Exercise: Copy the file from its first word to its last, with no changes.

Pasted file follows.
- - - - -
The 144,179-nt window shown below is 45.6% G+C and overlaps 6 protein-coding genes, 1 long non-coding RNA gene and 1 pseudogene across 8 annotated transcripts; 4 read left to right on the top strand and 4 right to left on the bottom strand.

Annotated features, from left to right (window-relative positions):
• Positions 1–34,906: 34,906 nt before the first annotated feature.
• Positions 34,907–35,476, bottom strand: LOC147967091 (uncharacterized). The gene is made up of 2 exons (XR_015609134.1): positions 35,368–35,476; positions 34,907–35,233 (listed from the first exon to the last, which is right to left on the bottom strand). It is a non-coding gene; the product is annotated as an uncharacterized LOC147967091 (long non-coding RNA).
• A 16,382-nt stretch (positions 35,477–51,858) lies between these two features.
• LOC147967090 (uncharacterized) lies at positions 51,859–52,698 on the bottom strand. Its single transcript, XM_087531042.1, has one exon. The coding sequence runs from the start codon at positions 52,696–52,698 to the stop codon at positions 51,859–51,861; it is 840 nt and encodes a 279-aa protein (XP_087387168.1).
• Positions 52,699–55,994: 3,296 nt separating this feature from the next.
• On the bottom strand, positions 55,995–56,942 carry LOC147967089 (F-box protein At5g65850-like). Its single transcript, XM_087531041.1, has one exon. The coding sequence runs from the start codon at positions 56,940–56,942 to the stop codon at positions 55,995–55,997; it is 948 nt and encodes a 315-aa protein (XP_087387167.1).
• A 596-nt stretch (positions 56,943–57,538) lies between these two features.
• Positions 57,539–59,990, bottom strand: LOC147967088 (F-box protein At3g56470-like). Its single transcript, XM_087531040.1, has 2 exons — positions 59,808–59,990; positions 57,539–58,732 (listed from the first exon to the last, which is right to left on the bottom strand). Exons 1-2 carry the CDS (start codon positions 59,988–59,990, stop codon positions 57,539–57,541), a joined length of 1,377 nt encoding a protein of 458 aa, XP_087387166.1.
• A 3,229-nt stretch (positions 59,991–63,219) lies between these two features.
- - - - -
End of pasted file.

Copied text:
The 144,179-nt window shown below is 45.6% G+C and overlaps 6 protein-coding genes, 1 long non-coding RNA gene and 1 pseudogene across 8 annotated transcripts; 4 read left to right on the top strand and 4 right to left on the bottom strand.

Annotated features, from left to right (window-relative positions):
• Positions 1–34,906: 34,906 nt before the first annotated feature.
• Positions 34,907–35,476, bottom strand: LOC147967091 (uncharacterized). The gene is made up of 2 exons (XR_015609134.1): positions 35,368–35,476; positions 34,907–35,233 (listed from the first exon to the last, which is right to left on the bottom strand). It is a non-coding gene; the product is annotated as an uncharacterized LOC147967091 (long non-coding RNA).
• A 16,382-nt stretch (positions 35,477–51,858) lies between these two features.
• LOC147967090 (uncharacterized) lies at positions 51,859–52,698 on the bottom strand. Its single transcript, XM_087531042.1, has one exon. The coding sequence runs from the start codon at positions 52,696–52,698 to the stop codon at positions 51,859–51,861; it is 840 nt and encodes a 279-aa protein (XP_087387168.1).
• Positions 52,699–55,994: 3,296 nt separating this feature from the next.
• On the bottom strand, positions 55,995–56,942 carry LOC147967089 (F-box protein At5g65850-like). Its single transcript, XM_087531041.1, has one exon. The coding sequence runs from the start codon at positions 56,940–56,942 to the stop codon at positions 55,995–55,997; it is 948 nt and encodes a 315-aa protein (XP_087387167.1).
• A 596-nt stretch (positions 56,943–57,538) lies between these two features.
• Positions 57,539–59,990, bottom strand: LOC147967088 (F-box protein At3g56470-like). Its single transcript, XM_087531040.1, has 2 exons — positions 59,808–59,990; positions 57,539–58,732 (listed from the first exon to the last, which is right to left on the bottom strand). Exons 1-2 carry the CDS (start codon positions 59,988–59,990, stop codon positions 57,539–57,541), a joined length of 1,377 nt encoding a protein of 458 aa, XP_087387166.1.
• A 3,229-nt stretch (positions 59,991–63,219) lies between these two features.